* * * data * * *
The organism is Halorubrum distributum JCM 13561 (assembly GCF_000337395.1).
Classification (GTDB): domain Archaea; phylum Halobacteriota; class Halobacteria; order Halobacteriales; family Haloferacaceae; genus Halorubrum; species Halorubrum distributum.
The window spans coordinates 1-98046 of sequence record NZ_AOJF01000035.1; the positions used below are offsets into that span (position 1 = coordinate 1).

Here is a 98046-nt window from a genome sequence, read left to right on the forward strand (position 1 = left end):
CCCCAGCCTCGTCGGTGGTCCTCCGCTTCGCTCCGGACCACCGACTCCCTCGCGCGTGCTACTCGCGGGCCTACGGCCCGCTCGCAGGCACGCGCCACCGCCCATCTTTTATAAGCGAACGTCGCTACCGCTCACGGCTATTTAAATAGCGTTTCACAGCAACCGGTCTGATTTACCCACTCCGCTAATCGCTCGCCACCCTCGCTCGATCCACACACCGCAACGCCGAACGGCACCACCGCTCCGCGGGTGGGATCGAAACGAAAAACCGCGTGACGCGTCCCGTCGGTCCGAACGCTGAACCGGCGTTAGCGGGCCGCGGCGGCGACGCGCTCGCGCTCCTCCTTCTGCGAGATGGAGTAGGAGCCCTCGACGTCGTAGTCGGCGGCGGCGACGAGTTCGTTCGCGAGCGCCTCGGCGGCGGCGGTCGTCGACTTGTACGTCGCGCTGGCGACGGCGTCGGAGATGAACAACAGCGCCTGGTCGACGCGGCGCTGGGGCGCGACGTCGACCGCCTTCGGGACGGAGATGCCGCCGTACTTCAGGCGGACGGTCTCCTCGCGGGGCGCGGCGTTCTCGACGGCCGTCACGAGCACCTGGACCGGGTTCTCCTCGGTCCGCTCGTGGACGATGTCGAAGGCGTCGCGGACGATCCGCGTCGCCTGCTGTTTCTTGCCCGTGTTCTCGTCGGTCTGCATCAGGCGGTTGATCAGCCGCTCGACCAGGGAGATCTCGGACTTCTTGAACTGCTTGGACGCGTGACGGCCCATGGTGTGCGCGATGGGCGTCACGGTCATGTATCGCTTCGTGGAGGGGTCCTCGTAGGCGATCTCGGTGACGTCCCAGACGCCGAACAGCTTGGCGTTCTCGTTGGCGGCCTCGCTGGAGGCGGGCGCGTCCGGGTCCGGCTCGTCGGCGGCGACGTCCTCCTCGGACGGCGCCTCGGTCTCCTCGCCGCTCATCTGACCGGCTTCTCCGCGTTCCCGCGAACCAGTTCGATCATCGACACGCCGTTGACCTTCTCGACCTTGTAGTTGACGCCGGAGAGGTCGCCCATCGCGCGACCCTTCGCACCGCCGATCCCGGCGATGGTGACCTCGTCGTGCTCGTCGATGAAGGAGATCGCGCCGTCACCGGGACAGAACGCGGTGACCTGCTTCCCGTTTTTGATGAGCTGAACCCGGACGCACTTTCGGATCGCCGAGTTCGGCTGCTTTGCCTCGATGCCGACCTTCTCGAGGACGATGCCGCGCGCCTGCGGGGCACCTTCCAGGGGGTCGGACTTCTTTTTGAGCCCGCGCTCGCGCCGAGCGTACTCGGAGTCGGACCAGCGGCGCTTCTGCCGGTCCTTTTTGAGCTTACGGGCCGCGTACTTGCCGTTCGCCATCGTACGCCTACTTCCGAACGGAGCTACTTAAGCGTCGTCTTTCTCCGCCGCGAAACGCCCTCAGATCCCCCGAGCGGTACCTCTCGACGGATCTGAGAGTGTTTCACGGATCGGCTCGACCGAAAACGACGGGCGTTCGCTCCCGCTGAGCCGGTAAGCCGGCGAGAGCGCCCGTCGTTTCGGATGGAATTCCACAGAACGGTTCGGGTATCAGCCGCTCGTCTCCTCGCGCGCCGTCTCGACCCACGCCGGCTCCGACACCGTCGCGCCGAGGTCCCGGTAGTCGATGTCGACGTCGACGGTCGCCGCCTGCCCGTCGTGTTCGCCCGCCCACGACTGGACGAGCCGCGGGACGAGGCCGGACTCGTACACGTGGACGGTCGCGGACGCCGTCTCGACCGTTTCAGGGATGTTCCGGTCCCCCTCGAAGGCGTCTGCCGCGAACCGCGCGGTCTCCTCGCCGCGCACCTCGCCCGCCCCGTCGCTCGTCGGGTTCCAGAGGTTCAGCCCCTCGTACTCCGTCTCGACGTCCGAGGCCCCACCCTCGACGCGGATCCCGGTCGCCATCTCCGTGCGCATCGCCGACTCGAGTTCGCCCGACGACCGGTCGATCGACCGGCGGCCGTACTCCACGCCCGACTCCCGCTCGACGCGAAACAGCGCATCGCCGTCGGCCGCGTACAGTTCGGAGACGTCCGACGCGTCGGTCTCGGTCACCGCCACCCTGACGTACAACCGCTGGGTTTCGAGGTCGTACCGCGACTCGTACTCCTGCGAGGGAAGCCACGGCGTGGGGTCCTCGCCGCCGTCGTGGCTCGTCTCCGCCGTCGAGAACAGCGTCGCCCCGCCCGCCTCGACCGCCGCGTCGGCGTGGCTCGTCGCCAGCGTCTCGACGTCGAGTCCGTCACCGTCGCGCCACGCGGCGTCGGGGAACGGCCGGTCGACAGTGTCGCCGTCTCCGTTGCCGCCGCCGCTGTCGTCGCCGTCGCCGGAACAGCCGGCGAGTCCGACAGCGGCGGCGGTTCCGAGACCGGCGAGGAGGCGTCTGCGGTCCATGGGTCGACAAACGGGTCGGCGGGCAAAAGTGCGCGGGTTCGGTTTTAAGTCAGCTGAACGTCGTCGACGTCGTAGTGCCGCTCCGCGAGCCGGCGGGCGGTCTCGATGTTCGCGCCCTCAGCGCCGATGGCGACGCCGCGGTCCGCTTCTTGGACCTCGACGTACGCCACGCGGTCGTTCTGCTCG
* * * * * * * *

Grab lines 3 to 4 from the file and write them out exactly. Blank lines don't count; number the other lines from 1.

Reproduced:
The window spans coordinates 1-98046 of sequence record NZ_AOJF01000035.1; the positions used below are offsets into that span (position 1 = coordinate 1).

Here is a 98046-nt window from a genome sequence, read left to right on the forward strand (position 1 = left end):